The city allows adult businesses in C-2 (commercial general) zones, if they're 1,000 feet away from any church, school, park, hospital, nursing home, public or quasipublic facility for senior citizens "or similar land uses for human care and needs."
Testifying for The Video Store, Annapolis land-use consultant Shep Tullier said he found 40 possible C-2 business areas in the city. But zoning restrictions, economic obstacles or both eliminated about four-fifths of them, Tullier said.
Howard J. Schulman, a Baltimore attorney representing The Video Store, said the city's zoning intentionally hampers anyone trying to run an adult business. "Six or seven sites don't make a market," he said.
Attorney Mark Boyer, representing the city, said opportunities clearly exist. "Eight of 40 doesn't sound great, but that's eight locations that they concede," he said.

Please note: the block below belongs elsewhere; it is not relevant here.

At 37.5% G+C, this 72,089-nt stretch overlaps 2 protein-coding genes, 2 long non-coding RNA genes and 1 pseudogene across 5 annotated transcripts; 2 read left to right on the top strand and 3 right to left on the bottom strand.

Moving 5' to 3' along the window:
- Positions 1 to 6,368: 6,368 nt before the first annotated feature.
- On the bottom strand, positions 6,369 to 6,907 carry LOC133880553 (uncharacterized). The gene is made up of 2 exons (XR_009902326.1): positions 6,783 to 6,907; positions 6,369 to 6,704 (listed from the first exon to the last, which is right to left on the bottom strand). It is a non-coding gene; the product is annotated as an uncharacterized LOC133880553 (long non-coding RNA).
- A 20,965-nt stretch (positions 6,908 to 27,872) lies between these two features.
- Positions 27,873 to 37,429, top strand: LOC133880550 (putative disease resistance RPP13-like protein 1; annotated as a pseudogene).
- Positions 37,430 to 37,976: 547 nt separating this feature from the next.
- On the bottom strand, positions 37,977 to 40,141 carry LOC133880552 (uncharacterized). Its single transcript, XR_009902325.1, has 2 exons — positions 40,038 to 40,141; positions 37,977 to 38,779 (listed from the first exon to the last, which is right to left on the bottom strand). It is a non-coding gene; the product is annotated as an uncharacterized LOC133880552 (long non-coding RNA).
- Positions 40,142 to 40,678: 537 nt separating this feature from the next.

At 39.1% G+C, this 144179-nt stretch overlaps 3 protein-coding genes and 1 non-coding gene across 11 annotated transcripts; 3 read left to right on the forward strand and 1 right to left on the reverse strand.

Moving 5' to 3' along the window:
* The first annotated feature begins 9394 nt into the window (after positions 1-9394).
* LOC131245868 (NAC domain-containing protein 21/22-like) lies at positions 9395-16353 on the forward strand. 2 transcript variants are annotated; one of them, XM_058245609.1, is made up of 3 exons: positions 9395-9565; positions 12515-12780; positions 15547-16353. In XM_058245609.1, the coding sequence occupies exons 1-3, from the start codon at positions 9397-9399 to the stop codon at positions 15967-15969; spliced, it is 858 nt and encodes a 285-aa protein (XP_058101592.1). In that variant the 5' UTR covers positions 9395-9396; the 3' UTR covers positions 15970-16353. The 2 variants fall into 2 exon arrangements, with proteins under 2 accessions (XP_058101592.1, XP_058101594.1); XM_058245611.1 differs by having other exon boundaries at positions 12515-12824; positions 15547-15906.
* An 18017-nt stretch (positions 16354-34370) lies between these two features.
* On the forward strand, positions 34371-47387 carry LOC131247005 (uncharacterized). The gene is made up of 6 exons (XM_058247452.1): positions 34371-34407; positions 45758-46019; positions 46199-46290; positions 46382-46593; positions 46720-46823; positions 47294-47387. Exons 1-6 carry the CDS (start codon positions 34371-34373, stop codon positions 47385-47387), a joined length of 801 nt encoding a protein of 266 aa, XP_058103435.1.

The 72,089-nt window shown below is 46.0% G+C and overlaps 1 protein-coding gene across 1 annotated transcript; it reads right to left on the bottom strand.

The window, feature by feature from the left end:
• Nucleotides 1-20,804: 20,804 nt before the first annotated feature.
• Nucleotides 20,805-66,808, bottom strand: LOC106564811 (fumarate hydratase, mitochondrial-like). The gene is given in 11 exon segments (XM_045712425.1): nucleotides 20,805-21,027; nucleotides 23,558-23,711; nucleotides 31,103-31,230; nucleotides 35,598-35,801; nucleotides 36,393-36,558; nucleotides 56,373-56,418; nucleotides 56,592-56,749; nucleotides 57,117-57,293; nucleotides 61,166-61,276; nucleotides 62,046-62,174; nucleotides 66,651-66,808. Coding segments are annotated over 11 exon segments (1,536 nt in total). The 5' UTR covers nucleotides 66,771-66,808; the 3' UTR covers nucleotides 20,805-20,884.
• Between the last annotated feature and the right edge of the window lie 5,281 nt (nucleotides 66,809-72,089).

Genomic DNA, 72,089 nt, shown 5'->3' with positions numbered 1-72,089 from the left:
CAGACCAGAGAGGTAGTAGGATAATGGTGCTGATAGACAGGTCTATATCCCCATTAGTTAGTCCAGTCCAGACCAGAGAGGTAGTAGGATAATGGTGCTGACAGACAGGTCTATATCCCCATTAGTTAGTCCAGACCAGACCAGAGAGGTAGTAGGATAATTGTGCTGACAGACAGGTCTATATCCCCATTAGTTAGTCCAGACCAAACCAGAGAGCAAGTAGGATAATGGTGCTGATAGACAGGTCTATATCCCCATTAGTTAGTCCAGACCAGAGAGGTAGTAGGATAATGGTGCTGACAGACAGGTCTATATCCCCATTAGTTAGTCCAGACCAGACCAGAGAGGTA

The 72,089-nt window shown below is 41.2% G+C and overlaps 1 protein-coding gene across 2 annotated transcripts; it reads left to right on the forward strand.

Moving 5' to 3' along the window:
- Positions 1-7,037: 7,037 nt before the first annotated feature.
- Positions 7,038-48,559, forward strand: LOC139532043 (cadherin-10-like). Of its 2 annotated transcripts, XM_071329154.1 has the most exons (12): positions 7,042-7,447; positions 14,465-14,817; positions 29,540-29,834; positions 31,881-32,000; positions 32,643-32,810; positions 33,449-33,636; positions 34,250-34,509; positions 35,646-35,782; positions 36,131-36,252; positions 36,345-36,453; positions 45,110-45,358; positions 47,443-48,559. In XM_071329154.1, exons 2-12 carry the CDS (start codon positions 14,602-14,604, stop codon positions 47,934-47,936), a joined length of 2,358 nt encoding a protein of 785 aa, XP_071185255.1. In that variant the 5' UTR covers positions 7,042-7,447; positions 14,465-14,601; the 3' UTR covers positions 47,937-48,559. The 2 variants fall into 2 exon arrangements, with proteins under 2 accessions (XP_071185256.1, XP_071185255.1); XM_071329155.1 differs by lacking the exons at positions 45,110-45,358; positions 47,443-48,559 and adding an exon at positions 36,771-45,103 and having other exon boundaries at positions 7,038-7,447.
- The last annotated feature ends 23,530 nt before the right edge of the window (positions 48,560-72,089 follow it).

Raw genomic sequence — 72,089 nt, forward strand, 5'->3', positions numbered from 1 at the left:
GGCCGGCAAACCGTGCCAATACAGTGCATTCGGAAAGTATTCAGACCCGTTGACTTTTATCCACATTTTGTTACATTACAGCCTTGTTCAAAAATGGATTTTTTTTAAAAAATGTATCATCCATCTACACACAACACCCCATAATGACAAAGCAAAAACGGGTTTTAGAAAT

Boyer alleged that Tullier underestimated the possibilities by ruling out vacant land.
The city changed its ordinance to crack down on adult businesses in 1988.
The Video Store challenged and appealed the city's ordinance for two years. Finally, the U.S. Supreme Court declined to hear the case, leaving the ordinance intact.
Last year, the city denied the shop an adult business license, alleging it violates a prohibition on closed video booths and is operating two uses not allowed in its zone.
The Video Store also has challenged the constitutionality of the city's 2002 adult entertainment ordinance. A Washington County circuit judge has sided with the city, but The Video Store has appealed to the Maryland Court of Special Appeals.
Tullier testified for more than an hour Wednesday about all of the city's C-2 tracts, frustrating people waiting for a hearing on a proposed cement and concrete plant.